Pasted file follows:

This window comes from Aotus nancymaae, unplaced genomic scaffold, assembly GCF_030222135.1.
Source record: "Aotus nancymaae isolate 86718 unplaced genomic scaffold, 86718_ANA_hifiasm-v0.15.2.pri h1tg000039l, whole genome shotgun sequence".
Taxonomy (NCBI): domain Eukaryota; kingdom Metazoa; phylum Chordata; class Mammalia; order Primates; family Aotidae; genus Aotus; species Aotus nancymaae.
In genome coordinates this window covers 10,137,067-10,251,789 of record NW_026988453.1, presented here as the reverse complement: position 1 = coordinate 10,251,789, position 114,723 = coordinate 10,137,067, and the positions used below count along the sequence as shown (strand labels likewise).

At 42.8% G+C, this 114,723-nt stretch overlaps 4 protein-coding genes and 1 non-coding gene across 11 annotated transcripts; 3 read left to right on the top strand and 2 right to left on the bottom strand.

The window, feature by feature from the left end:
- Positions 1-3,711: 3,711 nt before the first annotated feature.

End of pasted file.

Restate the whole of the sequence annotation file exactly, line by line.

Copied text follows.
This window comes from Aotus nancymaae, unplaced genomic scaffold, assembly GCF_030222135.1.
Source record: "Aotus nancymaae isolate 86718 unplaced genomic scaffold, 86718_ANA_hifiasm-v0.15.2.pri h1tg000039l, whole genome shotgun sequence".
Taxonomy (NCBI): domain Eukaryota; kingdom Metazoa; phylum Chordata; class Mammalia; order Primates; family Aotidae; genus Aotus; species Aotus nancymaae.
In genome coordinates this window covers 10,137,067-10,251,789 of record NW_026988453.1, presented here as the reverse complement: position 1 = coordinate 10,251,789, position 114,723 = coordinate 10,137,067, and the positions used below count along the sequence as shown (strand labels likewise).

At 42.8% G+C, this 114,723-nt stretch overlaps 4 protein-coding genes and 1 non-coding gene across 11 annotated transcripts; 3 read left to right on the top strand and 2 right to left on the bottom strand.

The window, feature by feature from the left end:
- Positions 1-3,711: 3,711 nt before the first annotated feature.